|Publication number||US4694261 A|
|Application number||US 06/924,701|
|Publication date||Sep 15, 1987|
|Filing date||Oct 29, 1986|
|Priority date||Oct 29, 1986|
|Also published as||DE3784002D1, DE3784002T2, EP0265666A2, EP0265666A3, EP0265666B1|
|Publication number||06924701, 924701, US 4694261 A, US 4694261A, US-A-4694261, US4694261 A, US4694261A|
|Inventors||John F. Ewen, Joseph M. Mosley|
|Original Assignee||International Business Machines Corporation|
|Export Citation||BiBTeX, EndNote, RefMan|
|Patent Citations (11), Referenced by (14), Classifications (10), Legal Events (5)|
|External Links: USPTO, USPTO Assignment, Espacenet|
The present invention relates generally to the field of oscillators and more particularly to voltage controlled oscillators of the type used, for example, in phase locked loop (PLL) circuits.
Voltage controlled oscillator (VCO) circuits produce output signals whose frequency varies as a function of an input control voltage. These circuits are widely used in systems employing PLL circuits as well as in any system where a variable frequency output signal is required as a function in an input signal.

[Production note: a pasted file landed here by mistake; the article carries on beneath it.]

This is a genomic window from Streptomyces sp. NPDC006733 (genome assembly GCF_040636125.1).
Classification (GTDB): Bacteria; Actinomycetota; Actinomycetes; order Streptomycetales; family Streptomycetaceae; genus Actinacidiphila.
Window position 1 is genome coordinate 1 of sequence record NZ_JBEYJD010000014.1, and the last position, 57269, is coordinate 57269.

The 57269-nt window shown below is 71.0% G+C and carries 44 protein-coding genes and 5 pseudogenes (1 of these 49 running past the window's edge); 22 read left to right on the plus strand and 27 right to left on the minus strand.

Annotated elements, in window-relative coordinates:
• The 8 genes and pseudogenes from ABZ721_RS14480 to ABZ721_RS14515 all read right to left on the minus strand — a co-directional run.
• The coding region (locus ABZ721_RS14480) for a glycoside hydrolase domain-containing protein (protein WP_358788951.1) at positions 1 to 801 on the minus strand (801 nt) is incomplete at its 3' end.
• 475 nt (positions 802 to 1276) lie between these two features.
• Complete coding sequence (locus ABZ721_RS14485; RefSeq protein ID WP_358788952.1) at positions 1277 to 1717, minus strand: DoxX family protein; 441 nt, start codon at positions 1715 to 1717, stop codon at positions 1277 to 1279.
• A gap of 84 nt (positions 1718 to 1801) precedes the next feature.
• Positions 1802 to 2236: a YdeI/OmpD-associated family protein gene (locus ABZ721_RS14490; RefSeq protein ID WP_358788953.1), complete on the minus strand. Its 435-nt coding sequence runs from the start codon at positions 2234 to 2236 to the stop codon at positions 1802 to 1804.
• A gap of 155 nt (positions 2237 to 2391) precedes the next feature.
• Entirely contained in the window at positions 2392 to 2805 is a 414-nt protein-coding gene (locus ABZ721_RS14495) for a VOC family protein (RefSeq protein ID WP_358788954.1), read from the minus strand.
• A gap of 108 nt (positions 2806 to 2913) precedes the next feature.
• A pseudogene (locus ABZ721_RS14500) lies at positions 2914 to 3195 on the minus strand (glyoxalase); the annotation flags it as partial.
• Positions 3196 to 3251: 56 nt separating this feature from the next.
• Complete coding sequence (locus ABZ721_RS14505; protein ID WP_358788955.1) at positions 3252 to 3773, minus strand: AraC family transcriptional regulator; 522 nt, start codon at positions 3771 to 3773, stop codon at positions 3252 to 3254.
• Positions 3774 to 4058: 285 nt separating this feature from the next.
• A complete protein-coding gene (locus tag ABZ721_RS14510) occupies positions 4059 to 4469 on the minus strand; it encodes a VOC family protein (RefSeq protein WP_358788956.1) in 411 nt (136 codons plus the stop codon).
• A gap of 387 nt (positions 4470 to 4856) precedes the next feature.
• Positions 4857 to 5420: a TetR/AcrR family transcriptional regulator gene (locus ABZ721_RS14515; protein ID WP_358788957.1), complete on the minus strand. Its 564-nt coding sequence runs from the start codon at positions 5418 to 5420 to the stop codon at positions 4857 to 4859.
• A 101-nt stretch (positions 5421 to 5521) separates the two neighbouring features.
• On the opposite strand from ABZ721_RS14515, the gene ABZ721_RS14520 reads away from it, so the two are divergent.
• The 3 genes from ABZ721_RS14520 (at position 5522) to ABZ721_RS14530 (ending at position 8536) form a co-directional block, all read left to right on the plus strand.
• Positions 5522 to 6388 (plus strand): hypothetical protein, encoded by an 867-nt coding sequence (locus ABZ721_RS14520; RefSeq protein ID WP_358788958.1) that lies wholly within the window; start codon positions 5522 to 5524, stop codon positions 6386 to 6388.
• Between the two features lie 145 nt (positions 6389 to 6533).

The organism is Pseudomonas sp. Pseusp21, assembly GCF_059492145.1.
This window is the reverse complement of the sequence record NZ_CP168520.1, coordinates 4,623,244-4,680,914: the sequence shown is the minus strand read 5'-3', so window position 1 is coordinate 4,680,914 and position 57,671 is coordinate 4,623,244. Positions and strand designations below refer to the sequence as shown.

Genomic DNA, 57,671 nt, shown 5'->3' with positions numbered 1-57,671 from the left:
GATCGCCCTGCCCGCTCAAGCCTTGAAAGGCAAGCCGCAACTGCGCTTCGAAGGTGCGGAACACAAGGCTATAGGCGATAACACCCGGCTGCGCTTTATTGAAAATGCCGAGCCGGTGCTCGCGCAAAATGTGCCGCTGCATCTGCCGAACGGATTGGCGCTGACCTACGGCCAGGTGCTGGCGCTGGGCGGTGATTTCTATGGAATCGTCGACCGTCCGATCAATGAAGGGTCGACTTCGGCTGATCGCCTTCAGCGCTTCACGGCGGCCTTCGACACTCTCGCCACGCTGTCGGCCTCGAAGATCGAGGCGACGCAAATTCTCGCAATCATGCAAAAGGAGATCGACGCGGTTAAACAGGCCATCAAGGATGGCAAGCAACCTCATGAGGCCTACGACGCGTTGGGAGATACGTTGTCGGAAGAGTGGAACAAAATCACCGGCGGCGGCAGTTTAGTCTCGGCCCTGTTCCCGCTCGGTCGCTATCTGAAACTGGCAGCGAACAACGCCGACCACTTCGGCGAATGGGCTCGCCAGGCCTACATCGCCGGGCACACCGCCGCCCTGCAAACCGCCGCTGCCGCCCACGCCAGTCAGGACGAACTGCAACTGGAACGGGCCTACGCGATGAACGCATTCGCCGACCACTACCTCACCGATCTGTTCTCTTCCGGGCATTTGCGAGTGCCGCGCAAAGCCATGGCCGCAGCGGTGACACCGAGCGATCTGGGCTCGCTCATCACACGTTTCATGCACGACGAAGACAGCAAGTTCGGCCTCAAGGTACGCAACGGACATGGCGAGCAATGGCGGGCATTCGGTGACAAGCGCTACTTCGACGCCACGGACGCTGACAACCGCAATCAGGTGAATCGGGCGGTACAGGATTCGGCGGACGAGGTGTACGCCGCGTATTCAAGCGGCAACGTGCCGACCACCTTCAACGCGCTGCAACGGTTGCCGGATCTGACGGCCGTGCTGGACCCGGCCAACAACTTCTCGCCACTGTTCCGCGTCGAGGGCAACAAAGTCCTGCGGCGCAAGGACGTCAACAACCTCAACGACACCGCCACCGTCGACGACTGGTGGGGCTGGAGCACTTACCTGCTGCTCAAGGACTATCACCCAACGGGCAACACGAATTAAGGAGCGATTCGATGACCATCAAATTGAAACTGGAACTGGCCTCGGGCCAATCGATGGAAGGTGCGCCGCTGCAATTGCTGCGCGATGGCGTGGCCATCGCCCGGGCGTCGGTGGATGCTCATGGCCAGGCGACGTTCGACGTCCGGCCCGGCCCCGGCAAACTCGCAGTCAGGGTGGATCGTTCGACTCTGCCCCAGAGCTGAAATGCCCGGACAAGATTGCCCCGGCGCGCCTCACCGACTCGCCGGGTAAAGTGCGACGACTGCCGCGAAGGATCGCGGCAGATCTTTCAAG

In data communication systems PLL circuits have been employed for extracting clock information from a received signal which permits data processing systems at remote locations to operate synchronously. Examples of such applications are described in U.S. Pat. No. 4,131,861 to Malaviya entitled "Variable Frequency Oscillator System Including Two Matched Oscillators Controlled by a Phase Locked Loop," and U.S. Pat. No. 4,513,427 to Boriello et al. entitled "Data and Clock Recovery System for Data Communication Controller." VCOs in these applications preferably have a highly stable center frequency at or near the desired system clock frequency, and a high gain or change in output frequency for a given change in input voltage. Finally, it is particularly advantageous if the VCO can be integrated on the same chip with the PLL and other circuits in order to reduce the size, power requirements, delay and cost of the system.